If you’ve ever been interested in learning braille, what better place to learn it than at the state’s premier braille-service library?
Earlier this October, the Washington Talking Book & Braille Library kicked off its annual braille transcribing course. (Sorry, it’s too late to join the class this year. But it’s likely the class will be offered next October.)
The free class started with 21 enrollees, the second-highest number since the class was reintroduced in 2008 after WTBBL transitioned to a direct service of the Washington State Library and a program of the Office of Secretary of State.
“WTBBL is very excited to be offering this class again,” said David Junius, WTBBL’s volunteer services manager and the class recruiter. “It helps us advocate for braille literacy not only for our patrons, but for the teachers and parents of the visually impaired, and with other programs that serve blind and physically handicapped learners. We hope to recruit volunteer transcribers from this class to create books for WTBBL patrons and our library network, but helping braille thrive is our main goal.”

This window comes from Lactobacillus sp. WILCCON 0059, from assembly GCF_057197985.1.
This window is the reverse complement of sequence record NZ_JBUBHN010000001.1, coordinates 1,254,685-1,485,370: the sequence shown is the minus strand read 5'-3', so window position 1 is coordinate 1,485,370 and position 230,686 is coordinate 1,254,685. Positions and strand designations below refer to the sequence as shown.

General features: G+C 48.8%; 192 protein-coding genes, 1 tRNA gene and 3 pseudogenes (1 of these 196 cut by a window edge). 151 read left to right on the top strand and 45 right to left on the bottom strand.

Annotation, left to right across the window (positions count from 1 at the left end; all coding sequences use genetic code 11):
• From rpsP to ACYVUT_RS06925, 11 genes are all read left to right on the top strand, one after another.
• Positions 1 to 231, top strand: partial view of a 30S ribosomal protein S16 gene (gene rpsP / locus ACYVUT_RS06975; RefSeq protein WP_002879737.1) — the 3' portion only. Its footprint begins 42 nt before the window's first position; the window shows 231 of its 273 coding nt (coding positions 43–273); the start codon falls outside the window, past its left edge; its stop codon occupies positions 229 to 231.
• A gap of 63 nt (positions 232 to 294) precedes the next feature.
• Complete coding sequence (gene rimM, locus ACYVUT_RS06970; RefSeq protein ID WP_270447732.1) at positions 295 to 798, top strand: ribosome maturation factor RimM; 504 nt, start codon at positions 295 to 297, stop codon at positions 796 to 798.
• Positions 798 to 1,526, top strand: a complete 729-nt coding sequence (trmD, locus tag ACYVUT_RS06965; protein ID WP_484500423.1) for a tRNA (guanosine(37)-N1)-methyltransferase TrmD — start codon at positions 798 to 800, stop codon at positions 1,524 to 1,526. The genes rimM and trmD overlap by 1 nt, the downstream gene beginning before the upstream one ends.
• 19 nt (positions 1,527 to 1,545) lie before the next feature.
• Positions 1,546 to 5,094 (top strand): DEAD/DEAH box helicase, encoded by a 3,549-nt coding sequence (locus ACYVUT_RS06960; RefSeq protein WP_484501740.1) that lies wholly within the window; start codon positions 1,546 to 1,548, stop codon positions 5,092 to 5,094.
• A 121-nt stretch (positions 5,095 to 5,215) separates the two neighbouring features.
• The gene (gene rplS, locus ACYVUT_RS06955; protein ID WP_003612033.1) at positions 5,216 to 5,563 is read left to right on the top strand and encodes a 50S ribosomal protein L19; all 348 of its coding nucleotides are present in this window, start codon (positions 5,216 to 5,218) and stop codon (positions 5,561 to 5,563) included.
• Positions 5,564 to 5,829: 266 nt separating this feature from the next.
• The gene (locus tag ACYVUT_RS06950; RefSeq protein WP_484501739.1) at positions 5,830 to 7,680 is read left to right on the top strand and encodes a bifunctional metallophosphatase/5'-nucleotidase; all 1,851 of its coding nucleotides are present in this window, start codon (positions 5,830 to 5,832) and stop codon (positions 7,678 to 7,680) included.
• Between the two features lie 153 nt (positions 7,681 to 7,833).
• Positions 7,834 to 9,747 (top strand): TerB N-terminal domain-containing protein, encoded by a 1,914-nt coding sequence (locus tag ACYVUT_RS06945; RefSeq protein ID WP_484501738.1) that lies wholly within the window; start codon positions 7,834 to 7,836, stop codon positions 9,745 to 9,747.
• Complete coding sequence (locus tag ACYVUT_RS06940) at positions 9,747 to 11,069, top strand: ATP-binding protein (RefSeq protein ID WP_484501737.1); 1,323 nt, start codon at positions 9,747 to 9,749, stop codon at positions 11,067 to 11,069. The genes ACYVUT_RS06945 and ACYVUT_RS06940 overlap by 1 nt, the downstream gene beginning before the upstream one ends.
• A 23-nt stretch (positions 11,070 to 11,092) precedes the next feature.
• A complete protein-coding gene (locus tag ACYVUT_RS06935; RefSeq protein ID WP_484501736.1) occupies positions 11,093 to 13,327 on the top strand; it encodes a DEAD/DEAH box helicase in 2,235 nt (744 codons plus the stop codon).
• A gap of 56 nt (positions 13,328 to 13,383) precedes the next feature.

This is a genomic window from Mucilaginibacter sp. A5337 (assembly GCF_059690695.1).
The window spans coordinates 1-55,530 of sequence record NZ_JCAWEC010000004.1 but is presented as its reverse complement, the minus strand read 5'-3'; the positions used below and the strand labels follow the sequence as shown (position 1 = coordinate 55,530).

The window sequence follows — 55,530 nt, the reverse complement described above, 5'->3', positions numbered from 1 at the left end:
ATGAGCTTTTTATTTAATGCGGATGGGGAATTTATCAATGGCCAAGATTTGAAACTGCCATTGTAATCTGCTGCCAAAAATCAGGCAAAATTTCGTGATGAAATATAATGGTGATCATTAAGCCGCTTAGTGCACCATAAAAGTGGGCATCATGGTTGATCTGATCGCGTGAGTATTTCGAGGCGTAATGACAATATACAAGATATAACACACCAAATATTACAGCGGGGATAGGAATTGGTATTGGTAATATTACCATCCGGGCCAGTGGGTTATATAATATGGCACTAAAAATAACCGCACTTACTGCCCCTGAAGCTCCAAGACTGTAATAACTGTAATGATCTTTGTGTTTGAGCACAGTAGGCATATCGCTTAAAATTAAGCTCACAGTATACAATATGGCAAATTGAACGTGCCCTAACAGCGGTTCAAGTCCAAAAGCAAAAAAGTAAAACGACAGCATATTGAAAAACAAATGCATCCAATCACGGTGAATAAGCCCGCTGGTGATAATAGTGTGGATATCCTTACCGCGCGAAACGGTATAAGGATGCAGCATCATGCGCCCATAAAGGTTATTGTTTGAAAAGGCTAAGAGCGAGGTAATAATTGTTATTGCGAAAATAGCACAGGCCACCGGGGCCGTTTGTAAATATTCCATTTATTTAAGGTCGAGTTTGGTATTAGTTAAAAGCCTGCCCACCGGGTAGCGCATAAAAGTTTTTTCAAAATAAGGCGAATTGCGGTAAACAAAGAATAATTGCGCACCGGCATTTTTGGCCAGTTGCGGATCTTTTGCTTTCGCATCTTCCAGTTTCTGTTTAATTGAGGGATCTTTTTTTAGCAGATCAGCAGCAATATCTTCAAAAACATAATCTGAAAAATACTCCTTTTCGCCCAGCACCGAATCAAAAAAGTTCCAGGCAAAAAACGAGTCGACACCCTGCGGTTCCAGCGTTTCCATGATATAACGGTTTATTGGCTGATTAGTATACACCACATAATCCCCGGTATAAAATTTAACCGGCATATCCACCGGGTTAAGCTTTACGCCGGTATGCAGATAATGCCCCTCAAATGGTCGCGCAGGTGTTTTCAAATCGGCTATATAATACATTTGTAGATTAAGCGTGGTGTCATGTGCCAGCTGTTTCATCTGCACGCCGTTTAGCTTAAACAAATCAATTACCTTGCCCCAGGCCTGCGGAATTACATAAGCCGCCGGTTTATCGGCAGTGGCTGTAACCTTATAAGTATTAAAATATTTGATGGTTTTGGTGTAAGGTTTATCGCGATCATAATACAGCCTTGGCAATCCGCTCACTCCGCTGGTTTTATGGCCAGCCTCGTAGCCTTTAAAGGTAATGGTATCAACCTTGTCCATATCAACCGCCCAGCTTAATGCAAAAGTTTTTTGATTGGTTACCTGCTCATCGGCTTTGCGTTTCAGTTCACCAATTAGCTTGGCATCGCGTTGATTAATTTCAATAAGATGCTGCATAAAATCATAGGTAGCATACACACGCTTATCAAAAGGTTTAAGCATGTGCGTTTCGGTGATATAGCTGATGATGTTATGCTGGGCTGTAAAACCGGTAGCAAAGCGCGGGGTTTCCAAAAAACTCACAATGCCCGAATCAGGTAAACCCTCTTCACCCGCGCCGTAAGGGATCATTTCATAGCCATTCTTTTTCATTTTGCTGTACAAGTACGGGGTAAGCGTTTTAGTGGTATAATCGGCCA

The course finishes in late May.
WTBBL services are available to all Washington state residents who are unable to read standard print due to one or more of the following conditions: blindness; visual impairment; physical disability (unable to turn pages or comfortably hold a book for extended periods of time); deaf-blindness; and reading disability.
For more information about WTBBL, or to apply for service, visit wtbbl.org .